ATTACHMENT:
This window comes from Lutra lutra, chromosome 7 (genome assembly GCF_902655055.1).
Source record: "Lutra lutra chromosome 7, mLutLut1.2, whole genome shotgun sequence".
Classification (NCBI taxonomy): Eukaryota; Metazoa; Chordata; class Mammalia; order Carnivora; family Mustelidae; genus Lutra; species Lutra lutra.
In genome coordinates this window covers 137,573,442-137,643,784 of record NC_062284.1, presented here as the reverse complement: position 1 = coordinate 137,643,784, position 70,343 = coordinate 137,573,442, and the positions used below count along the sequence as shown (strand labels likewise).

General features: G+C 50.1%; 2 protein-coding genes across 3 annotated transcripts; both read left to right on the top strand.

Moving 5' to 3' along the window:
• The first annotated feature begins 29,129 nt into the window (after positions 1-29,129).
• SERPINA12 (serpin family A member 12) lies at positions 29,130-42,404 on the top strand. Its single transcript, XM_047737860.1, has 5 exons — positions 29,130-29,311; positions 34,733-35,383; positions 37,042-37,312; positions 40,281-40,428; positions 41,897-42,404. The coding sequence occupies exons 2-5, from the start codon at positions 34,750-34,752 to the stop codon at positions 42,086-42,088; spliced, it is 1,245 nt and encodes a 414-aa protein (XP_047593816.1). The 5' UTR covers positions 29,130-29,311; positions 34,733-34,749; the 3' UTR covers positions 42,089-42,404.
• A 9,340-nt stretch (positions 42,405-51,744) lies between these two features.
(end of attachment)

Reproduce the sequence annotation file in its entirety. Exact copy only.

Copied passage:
This window comes from Lutra lutra, chromosome 7 (genome assembly GCF_902655055.1).
Source record: "Lutra lutra chromosome 7, mLutLut1.2, whole genome shotgun sequence".
Classification (NCBI taxonomy): Eukaryota; Metazoa; Chordata; class Mammalia; order Carnivora; family Mustelidae; genus Lutra; species Lutra lutra.
In genome coordinates this window covers 137,573,442-137,643,784 of record NC_062284.1, presented here as the reverse complement: position 1 = coordinate 137,643,784, position 70,343 = coordinate 137,573,442, and the positions used below count along the sequence as shown (strand labels likewise).

General features: G+C 50.1%; 2 protein-coding genes across 3 annotated transcripts; both read left to right on the top strand.

Moving 5' to 3' along the window:
• The first annotated feature begins 29,129 nt into the window (after positions 1-29,129).
• SERPINA12 (serpin family A member 12) lies at positions 29,130-42,404 on the top strand. Its single transcript, XM_047737860.1, has 5 exons — positions 29,130-29,311; positions 34,733-35,383; positions 37,042-37,312; positions 40,281-40,428; positions 41,897-42,404. The coding sequence occupies exons 2-5, from the start codon at positions 34,750-34,752 to the stop codon at positions 42,086-42,088; spliced, it is 1,245 nt and encodes a 414-aa protein (XP_047593816.1). The 5' UTR covers positions 29,130-29,311; positions 34,733-34,749; the 3' UTR covers positions 42,089-42,404.
• A 9,340-nt stretch (positions 42,405-51,744) lies between these two features.